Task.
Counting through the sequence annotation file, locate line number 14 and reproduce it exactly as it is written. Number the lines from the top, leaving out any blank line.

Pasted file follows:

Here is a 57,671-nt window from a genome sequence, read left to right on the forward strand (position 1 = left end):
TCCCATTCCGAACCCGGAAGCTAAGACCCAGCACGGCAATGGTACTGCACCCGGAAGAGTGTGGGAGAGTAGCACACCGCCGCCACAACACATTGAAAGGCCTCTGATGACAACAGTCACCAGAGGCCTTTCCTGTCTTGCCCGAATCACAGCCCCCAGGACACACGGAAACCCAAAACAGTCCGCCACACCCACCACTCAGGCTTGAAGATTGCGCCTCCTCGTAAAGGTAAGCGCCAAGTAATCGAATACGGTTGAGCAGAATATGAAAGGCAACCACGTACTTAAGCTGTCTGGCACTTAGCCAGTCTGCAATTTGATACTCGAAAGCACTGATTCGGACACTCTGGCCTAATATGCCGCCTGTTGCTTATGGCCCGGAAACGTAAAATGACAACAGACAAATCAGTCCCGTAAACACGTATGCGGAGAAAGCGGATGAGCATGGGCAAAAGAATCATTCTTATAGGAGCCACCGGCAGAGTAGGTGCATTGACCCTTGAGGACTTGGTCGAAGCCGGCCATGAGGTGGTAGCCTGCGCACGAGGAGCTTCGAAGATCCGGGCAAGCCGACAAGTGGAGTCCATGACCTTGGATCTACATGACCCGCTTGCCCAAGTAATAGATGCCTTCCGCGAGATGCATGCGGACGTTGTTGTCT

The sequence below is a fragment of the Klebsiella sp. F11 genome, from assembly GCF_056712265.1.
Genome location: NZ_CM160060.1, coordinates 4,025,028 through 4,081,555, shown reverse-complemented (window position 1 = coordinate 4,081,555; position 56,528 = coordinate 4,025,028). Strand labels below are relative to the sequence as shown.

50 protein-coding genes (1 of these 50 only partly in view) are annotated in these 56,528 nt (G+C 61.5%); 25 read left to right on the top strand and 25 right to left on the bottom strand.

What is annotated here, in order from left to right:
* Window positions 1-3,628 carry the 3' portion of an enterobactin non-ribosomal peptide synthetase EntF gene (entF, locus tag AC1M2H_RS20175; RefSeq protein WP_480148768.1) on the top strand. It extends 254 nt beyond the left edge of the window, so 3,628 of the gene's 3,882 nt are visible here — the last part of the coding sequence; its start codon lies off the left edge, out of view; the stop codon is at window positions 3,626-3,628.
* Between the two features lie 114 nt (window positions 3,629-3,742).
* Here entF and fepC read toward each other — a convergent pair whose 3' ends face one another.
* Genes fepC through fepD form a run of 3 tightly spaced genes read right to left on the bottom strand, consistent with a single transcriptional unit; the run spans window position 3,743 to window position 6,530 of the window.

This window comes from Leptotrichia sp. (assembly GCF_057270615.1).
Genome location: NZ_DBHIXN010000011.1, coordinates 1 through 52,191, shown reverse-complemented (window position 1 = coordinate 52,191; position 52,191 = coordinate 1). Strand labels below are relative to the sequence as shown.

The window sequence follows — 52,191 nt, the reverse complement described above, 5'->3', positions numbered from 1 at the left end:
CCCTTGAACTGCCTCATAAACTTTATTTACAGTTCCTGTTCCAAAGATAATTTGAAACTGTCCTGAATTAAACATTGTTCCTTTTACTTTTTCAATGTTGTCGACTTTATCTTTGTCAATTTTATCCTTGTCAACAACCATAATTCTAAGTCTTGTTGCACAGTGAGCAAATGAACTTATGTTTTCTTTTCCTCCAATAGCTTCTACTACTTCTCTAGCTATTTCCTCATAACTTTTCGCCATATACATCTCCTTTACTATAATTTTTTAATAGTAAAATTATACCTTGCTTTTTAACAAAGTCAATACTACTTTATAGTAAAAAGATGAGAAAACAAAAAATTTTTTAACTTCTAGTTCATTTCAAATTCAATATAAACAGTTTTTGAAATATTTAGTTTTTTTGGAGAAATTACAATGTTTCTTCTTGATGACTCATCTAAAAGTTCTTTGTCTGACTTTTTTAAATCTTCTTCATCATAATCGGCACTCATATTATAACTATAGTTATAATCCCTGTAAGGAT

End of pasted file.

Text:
CCCTTGAACTGCCTCATAAACTTTATTTACAGTTCCTGTTCCAAAGATAATTTGAAACTGTCCTGAATTAAACATTGTTCCTTTTACTTTTTCAATGTTGTCGACTTTATCTTTGTCAATTTTATCCTTGTCAACAACCATAATTCTAAGTCTTGTTGCACAGTGAGCAAATGAACTTATGTTTTCTTTTCCTCCAATAGCTTCTACTACTTCTCTAGCTATTTCCTCATAACTTTTCGCCATATACATCTCCTTTACTATAATTTTTTAATAGTAAAATTATACCTTGCTTTTTAACAAAGTCAATACTACTTTATAGTAAAAAGATGAGAAAACAAAAAATTTTTTAACTTCTAGTTCATTTCAAATTCAATATAAACAGTTTTTGAAATATTTAGTTTTTTTGGAGAAATTACAATGTTTCTTCTTGATGACTCATCTAAAAGTTCTTTGTCTGACTTTTTTAAATCTTCTTCATCATAATCGGCACTCATATTATAACTATAGTTATAATCCCTGTAAGGAT